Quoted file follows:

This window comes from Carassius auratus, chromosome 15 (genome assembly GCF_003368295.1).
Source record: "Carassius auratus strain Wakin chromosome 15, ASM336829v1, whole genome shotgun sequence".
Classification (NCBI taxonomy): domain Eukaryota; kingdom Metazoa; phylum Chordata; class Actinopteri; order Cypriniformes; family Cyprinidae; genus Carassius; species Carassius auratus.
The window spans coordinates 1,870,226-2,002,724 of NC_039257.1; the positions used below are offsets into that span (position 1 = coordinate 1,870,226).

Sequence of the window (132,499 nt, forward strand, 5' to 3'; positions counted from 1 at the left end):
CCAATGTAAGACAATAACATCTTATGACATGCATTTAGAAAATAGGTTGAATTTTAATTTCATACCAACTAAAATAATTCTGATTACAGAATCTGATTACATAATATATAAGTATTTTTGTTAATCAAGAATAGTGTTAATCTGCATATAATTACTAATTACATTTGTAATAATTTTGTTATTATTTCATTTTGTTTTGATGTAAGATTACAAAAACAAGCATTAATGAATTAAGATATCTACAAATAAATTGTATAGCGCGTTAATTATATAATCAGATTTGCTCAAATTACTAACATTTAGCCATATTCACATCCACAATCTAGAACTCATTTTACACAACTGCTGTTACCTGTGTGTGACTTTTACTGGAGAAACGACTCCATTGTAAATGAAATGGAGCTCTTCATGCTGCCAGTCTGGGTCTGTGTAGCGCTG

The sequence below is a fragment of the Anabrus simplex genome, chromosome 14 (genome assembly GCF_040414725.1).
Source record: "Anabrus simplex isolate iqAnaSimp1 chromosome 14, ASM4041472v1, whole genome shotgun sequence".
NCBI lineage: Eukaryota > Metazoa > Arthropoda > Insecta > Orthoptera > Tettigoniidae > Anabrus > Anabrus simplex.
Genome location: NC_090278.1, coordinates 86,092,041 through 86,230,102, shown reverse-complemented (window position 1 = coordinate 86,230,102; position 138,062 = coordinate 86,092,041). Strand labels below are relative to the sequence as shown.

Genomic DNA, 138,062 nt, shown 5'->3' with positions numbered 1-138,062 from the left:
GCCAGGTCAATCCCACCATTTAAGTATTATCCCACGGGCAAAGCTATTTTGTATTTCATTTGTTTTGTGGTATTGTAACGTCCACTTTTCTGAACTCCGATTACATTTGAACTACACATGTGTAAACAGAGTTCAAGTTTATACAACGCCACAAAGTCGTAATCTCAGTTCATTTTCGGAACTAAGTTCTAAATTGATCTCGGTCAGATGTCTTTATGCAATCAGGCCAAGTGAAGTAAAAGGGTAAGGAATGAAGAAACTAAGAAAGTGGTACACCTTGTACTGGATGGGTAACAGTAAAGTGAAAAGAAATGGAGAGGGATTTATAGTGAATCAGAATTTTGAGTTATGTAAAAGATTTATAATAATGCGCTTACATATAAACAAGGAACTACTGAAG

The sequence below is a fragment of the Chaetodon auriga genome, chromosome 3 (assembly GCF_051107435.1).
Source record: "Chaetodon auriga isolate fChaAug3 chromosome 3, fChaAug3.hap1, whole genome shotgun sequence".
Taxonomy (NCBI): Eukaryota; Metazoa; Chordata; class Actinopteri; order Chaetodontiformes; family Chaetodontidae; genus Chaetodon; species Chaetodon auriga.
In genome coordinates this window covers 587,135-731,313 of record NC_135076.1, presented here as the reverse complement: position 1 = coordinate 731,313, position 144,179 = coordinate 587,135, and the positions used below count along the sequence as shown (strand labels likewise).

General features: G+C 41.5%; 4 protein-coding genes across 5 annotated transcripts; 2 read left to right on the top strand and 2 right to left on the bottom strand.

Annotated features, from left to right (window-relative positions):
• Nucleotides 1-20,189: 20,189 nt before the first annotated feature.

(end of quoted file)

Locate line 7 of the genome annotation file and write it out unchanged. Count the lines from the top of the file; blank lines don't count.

The sequence below is a fragment of the Anabrus simplex genome, chromosome 14 (genome assembly GCF_040414725.1).